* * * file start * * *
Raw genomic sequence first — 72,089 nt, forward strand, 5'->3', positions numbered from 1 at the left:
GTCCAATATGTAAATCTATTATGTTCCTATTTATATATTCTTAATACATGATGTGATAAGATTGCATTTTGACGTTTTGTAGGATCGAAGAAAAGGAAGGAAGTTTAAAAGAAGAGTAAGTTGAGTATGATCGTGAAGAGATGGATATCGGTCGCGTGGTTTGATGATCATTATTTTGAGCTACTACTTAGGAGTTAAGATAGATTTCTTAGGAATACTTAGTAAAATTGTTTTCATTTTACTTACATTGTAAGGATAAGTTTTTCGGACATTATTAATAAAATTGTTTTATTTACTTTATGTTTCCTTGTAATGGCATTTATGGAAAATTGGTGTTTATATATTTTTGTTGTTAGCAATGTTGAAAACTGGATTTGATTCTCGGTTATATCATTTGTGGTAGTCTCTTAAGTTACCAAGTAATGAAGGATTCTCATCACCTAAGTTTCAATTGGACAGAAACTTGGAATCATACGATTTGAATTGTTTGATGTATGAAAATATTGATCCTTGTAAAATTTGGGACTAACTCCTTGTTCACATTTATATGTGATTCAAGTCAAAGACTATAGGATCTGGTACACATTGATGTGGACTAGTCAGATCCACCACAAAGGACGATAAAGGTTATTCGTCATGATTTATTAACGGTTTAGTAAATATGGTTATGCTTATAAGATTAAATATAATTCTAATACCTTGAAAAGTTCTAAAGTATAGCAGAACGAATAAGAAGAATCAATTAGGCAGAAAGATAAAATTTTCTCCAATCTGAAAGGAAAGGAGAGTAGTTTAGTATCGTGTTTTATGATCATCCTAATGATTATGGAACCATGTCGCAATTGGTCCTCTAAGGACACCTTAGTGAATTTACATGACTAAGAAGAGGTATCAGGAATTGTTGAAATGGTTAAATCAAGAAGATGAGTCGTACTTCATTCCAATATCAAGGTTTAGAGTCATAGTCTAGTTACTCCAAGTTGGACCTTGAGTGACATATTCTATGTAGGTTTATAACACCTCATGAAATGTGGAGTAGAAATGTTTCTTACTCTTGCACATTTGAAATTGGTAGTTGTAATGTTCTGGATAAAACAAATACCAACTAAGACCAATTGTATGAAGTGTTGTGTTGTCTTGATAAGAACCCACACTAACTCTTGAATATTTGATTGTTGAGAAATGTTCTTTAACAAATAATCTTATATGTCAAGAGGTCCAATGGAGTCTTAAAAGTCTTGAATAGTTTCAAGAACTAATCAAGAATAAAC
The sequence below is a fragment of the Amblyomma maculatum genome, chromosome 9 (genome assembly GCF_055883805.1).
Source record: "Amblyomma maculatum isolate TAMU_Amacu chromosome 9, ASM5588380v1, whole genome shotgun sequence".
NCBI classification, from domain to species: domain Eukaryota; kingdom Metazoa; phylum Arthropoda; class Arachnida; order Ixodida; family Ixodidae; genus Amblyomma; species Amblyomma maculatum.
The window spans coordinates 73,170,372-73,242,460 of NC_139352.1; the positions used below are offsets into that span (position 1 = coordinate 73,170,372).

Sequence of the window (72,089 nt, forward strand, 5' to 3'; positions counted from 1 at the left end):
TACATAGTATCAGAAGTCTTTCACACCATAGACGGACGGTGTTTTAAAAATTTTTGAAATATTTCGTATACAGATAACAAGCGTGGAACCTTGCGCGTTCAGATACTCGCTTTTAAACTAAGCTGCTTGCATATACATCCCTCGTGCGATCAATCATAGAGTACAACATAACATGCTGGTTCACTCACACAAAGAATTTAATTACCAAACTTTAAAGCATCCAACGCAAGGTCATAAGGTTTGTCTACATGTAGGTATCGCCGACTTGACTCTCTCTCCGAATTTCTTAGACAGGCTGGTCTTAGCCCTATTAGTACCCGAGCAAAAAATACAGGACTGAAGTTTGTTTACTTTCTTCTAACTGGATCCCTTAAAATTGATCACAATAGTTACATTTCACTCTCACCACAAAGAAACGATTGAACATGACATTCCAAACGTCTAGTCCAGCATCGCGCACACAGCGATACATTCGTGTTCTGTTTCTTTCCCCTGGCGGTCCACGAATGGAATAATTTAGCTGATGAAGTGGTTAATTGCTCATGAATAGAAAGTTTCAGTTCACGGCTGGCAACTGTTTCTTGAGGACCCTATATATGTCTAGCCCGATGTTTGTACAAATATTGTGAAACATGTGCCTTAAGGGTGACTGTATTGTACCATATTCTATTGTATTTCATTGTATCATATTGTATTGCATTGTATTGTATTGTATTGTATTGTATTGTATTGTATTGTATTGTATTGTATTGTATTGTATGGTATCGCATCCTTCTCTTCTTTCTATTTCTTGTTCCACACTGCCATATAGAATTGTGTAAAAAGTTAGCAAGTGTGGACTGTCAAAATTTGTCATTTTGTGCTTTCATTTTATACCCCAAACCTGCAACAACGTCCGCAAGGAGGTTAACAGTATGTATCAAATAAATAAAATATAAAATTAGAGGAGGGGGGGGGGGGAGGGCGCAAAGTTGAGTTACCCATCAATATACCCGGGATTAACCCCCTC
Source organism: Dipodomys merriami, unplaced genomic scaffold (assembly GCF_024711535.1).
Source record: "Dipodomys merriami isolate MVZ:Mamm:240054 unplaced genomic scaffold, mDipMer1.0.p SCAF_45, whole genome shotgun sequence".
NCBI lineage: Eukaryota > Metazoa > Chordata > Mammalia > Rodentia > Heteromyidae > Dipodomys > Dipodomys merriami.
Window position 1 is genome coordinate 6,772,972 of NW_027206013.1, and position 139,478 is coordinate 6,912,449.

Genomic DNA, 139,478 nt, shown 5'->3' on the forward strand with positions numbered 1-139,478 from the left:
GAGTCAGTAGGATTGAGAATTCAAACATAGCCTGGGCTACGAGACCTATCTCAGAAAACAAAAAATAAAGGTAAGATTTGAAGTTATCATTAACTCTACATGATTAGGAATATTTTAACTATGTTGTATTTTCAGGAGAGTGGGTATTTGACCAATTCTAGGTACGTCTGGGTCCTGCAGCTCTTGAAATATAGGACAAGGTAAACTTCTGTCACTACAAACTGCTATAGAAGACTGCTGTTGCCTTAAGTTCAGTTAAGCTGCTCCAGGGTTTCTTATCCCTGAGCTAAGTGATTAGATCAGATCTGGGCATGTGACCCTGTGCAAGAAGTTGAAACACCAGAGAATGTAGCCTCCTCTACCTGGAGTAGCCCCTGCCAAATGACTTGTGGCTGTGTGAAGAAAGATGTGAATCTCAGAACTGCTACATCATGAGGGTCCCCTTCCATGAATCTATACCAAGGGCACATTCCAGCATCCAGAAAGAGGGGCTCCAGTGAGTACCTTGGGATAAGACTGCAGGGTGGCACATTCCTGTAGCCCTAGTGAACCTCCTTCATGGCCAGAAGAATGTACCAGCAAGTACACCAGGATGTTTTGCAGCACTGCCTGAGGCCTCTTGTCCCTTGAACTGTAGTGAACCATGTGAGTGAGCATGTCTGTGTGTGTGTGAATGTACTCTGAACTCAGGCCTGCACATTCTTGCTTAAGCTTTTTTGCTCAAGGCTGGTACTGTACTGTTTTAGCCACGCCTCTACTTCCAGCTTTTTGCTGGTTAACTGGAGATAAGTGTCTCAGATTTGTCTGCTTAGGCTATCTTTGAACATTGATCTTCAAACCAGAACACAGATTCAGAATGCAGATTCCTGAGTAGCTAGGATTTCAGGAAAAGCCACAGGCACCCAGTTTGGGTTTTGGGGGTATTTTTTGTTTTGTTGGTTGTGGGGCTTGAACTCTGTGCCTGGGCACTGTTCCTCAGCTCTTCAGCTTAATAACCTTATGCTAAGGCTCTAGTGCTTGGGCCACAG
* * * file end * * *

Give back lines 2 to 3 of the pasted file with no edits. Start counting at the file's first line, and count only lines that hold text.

GTCCAATATGTAAATCTATTATGTTCCTATTTATATATTCTTAATACATGATGTGATAAGATTGCATTTTGACGTTTTGTAGGATCGAAGAAAAGGAAGGAAGTTTAAAAGAAGAGTAAGTTGAGTATGATCGTGAAGAGATGGATATCGGTCGCGTGGTTTGATGATCATTATTTTGAGCTACTACTTAGGAGTTAAGATAGATTTCTTAGGAATACTTAGTAAAATTGTTTTCATTTTACTTACATTGTAAGGATAAGTTTTTCGGACATTATTAATAAAATTGTTTTATTTACTTTATGTTTCCTTGTAATGGCATTTATGGAAAATTGGTGTTTATATATTTTTGTTGTTAGCAATGTTGAAAACTGGATTTGATTCTCGGTTATATCATTTGTGGTAGTCTCTTAAGTTACCAAGTAATGAAGGATTCTCATCACCTAAGTTTCAATTGGACAGAAACTTGGAATCATACGATTTGAATTGTTTGATGTATGAAAATATTGATCCTTGTAAAATTTGGGACTAACTCCTTGTTCACATTTATATGTGATTCAAGTCAAAGACTATAGGATCTGGTACACATTGATGTGGACTAGTCAGATCCACCACAAAGGACGATAAAGGTTATTCGTCATGATTTATTAACGGTTTAGTAAATATGGTTATGCTTATAAGATTAAATATAATTCTAATACCTTGAAAAGTTCTAAAGTATAGCAGAACGAATAAGAAGAATCAATTAGGCAGAAAGATAAAATTTTCTCCAATCTGAAAGGAAAGGAGAGTAGTTTAGTATCGTGTTTTATGATCATCCTAATGATTATGGAACCATGTCGCAATTGGTCCTCTAAGGACACCTTAGTGAATTTACATGACTAAGAAGAGGTATCAGGAATTGTTGAAATGGTTAAATCAAGAAGATGAGTCGTACTTCATTCCAATATCAAGGTTTAGAGTCATAGTCTAGTTACTCCAAGTTGGACCTTGAGTGACATATTCTATGTAGGTTTATAACACCTCATGAAATGTGGAGTAGAAATGTTTCTTACTCTTGCACATTTGAAATTGGTAGTTGTAATGTTCTGGATAAAACAAATACCAACTAAGACCAATTGTATGAAGTGTTGTGTTGTCTTGATAAGAACCCACACTAACTCTTGAATATTTGATTGTTGAGAAATGTTCTTTAACAAATAATCTTATATGTCAAGAGGTCCAATGGAGTCTTAAAAGTCTTGAATAGTTTCAAGAACTAATCAAGAATAAAC
The sequence below is a fragment of the Amblyomma maculatum genome, chromosome 9 (genome assembly GCF_055883805.1).